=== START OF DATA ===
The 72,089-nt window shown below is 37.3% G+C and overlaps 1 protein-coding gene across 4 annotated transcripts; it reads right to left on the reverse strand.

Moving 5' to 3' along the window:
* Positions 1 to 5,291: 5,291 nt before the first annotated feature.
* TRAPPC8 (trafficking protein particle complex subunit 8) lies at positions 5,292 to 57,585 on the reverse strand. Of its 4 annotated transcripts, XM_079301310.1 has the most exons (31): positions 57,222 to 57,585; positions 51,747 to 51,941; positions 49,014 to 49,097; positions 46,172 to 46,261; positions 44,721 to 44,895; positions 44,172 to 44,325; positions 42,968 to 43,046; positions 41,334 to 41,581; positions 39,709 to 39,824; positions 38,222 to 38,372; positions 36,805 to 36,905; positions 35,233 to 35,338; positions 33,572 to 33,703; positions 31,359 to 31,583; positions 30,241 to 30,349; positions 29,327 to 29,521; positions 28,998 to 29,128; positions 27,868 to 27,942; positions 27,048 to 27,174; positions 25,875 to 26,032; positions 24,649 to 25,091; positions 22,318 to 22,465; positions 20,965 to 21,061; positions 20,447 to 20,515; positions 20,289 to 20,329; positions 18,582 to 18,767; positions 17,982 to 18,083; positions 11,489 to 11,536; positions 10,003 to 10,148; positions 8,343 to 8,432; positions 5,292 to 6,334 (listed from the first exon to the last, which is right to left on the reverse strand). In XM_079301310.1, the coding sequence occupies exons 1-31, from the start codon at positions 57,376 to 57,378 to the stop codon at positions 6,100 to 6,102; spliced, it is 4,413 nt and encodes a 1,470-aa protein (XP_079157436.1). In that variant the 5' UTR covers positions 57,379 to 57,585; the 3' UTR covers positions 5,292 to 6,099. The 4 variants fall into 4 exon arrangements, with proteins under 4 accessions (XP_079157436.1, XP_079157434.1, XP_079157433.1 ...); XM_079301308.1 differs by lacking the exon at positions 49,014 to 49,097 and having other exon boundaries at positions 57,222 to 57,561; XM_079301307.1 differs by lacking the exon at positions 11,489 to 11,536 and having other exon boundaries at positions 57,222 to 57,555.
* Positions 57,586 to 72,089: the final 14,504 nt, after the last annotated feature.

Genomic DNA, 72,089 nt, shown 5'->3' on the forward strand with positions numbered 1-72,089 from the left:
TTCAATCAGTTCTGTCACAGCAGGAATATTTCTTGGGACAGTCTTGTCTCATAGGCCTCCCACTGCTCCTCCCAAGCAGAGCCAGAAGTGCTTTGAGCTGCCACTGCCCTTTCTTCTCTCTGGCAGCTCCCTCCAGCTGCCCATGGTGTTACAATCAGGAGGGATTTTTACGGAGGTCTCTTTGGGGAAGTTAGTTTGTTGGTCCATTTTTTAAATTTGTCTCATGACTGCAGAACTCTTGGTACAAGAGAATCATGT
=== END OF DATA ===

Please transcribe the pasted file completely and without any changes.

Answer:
The 72,089-nt window shown below is 37.3% G+C and overlaps 1 protein-coding gene across 4 annotated transcripts; it reads right to left on the reverse strand.

Moving 5' to 3' along the window:
* Positions 1 to 5,291: 5,291 nt before the first annotated feature.
* TRAPPC8 (trafficking protein particle complex subunit 8) lies at positions 5,292 to 57,585 on the reverse strand. Of its 4 annotated transcripts, XM_079301310.1 has the most exons (31): positions 57,222 to 57,585; positions 51,747 to 51,941; positions 49,014 to 49,097; positions 46,172 to 46,261; positions 44,721 to 44,895; positions 44,172 to 44,325; positions 42,968 to 43,046; positions 41,334 to 41,581; positions 39,709 to 39,824; positions 38,222 to 38,372; positions 36,805 to 36,905; positions 35,233 to 35,338; positions 33,572 to 33,703; positions 31,359 to 31,583; positions 30,241 to 30,349; positions 29,327 to 29,521; positions 28,998 to 29,128; positions 27,868 to 27,942; positions 27,048 to 27,174; positions 25,875 to 26,032; positions 24,649 to 25,091; positions 22,318 to 22,465; positions 20,965 to 21,061; positions 20,447 to 20,515; positions 20,289 to 20,329; positions 18,582 to 18,767; positions 17,982 to 18,083; positions 11,489 to 11,536; positions 10,003 to 10,148; positions 8,343 to 8,432; positions 5,292 to 6,334 (listed from the first exon to the last, which is right to left on the reverse strand). In XM_079301310.1, the coding sequence occupies exons 1-31, from the start codon at positions 57,376 to 57,378 to the stop codon at positions 6,100 to 6,102; spliced, it is 4,413 nt and encodes a 1,470-aa protein (XP_079157436.1). In that variant the 5' UTR covers positions 57,379 to 57,585; the 3' UTR covers positions 5,292 to 6,099. The 4 variants fall into 4 exon arrangements, with proteins under 4 accessions (XP_079157436.1, XP_079157434.1, XP_079157433.1 ...); XM_079301308.1 differs by lacking the exon at positions 49,014 to 49,097 and having other exon boundaries at positions 57,222 to 57,561; XM_079301307.1 differs by lacking the exon at positions 11,489 to 11,536 and having other exon boundaries at positions 57,222 to 57,555.
* Positions 57,586 to 72,089: the final 14,504 nt, after the last annotated feature.

Genomic DNA, 72,089 nt, shown 5'->3' on the forward strand with positions numbered 1-72,089 from the left:
TTCAATCAGTTCTGTCACAGCAGGAATATTTCTTGGGACAGTCTTGTCTCATAGGCCTCCCACTGCTCCTCCCAAGCAGAGCCAGAAGTGCTTTGAGCTGCCACTGCCCTTTCTTCTCTCTGGCAGCTCCCTCCAGCTGCCCATGGTGTTACAATCAGGAGGGATTTTTACGGAGGTCTCTTTGGGGAAGTTAGTTTGTTGGTCCATTTTTTAAATTTGTCTCATGACTGCAGAACTCTTGGTACAAGAGAATCATGT